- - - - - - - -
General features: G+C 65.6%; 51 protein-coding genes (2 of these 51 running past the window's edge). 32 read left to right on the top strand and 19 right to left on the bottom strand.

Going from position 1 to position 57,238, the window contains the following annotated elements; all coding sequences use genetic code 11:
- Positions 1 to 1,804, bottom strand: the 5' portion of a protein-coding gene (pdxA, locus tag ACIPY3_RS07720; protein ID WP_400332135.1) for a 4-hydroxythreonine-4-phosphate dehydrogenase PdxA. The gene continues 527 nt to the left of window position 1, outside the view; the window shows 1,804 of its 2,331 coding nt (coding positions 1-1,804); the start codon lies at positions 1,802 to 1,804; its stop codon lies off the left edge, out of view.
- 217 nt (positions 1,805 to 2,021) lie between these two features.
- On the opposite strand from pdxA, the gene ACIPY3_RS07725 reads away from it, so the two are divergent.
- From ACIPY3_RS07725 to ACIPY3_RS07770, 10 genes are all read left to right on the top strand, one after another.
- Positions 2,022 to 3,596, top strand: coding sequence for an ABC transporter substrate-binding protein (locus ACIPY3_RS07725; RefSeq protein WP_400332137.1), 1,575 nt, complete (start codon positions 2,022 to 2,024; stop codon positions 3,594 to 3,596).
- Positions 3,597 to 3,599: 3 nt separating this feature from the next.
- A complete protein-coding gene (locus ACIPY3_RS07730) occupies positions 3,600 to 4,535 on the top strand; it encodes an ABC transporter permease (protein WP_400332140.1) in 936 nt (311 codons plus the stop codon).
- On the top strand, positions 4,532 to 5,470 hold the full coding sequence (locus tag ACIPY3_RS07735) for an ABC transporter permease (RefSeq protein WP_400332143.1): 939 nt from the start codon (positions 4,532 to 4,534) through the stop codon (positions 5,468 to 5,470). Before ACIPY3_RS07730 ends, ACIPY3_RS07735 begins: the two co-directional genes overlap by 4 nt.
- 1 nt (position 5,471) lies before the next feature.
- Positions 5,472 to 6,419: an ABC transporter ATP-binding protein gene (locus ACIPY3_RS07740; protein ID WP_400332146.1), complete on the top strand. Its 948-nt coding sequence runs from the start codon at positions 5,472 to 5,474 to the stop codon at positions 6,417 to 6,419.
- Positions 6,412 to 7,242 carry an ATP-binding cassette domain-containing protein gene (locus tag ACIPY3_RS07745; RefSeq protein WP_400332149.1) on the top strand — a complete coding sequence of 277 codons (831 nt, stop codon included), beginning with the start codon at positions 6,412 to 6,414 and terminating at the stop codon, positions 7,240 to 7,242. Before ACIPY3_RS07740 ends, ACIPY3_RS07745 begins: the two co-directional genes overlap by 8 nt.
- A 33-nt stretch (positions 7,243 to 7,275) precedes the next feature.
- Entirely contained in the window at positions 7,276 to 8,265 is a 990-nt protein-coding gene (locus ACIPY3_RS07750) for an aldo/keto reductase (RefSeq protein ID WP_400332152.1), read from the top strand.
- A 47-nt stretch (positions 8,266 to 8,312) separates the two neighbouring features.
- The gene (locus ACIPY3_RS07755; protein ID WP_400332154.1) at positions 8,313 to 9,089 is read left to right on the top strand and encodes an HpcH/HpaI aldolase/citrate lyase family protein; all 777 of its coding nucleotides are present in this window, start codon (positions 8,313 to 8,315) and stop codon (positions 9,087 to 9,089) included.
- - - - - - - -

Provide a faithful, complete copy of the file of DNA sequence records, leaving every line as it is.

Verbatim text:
General features: G+C 65.6%; 51 protein-coding genes (2 of these 51 running past the window's edge). 32 read left to right on the top strand and 19 right to left on the bottom strand.

Going from position 1 to position 57,238, the window contains the following annotated elements; all coding sequences use genetic code 11:
- Positions 1 to 1,804, bottom strand: the 5' portion of a protein-coding gene (pdxA, locus tag ACIPY3_RS07720; protein ID WP_400332135.1) for a 4-hydroxythreonine-4-phosphate dehydrogenase PdxA. The gene continues 527 nt to the left of window position 1, outside the view; the window shows 1,804 of its 2,331 coding nt (coding positions 1-1,804); the start codon lies at positions 1,802 to 1,804; its stop codon lies off the left edge, out of view.
- 217 nt (positions 1,805 to 2,021) lie between these two features.
- On the opposite strand from pdxA, the gene ACIPY3_RS07725 reads away from it, so the two are divergent.
- From ACIPY3_RS07725 to ACIPY3_RS07770, 10 genes are all read left to right on the top strand, one after another.
- Positions 2,022 to 3,596, top strand: coding sequence for an ABC transporter substrate-binding protein (locus ACIPY3_RS07725; RefSeq protein WP_400332137.1), 1,575 nt, complete (start codon positions 2,022 to 2,024; stop codon positions 3,594 to 3,596).
- Positions 3,597 to 3,599: 3 nt separating this feature from the next.
- A complete protein-coding gene (locus ACIPY3_RS07730) occupies positions 3,600 to 4,535 on the top strand; it encodes an ABC transporter permease (protein WP_400332140.1) in 936 nt (311 codons plus the stop codon).
- On the top strand, positions 4,532 to 5,470 hold the full coding sequence (locus tag ACIPY3_RS07735) for an ABC transporter permease (RefSeq protein WP_400332143.1): 939 nt from the start codon (positions 4,532 to 4,534) through the stop codon (positions 5,468 to 5,470). Before ACIPY3_RS07730 ends, ACIPY3_RS07735 begins: the two co-directional genes overlap by 4 nt.
- 1 nt (position 5,471) lies before the next feature.
- Positions 5,472 to 6,419: an ABC transporter ATP-binding protein gene (locus ACIPY3_RS07740; protein ID WP_400332146.1), complete on the top strand. Its 948-nt coding sequence runs from the start codon at positions 5,472 to 5,474 to the stop codon at positions 6,417 to 6,419.
- Positions 6,412 to 7,242 carry an ATP-binding cassette domain-containing protein gene (locus tag ACIPY3_RS07745; RefSeq protein WP_400332149.1) on the top strand — a complete coding sequence of 277 codons (831 nt, stop codon included), beginning with the start codon at positions 6,412 to 6,414 and terminating at the stop codon, positions 7,240 to 7,242. Before ACIPY3_RS07740 ends, ACIPY3_RS07745 begins: the two co-directional genes overlap by 8 nt.
- A 33-nt stretch (positions 7,243 to 7,275) precedes the next feature.
- Entirely contained in the window at positions 7,276 to 8,265 is a 990-nt protein-coding gene (locus ACIPY3_RS07750) for an aldo/keto reductase (RefSeq protein ID WP_400332152.1), read from the top strand.
- A 47-nt stretch (positions 8,266 to 8,312) separates the two neighbouring features.
- The gene (locus ACIPY3_RS07755; protein ID WP_400332154.1) at positions 8,313 to 9,089 is read left to right on the top strand and encodes an HpcH/HpaI aldolase/citrate lyase family protein; all 777 of its coding nucleotides are present in this window, start codon (positions 8,313 to 8,315) and stop codon (positions 9,087 to 9,089) included.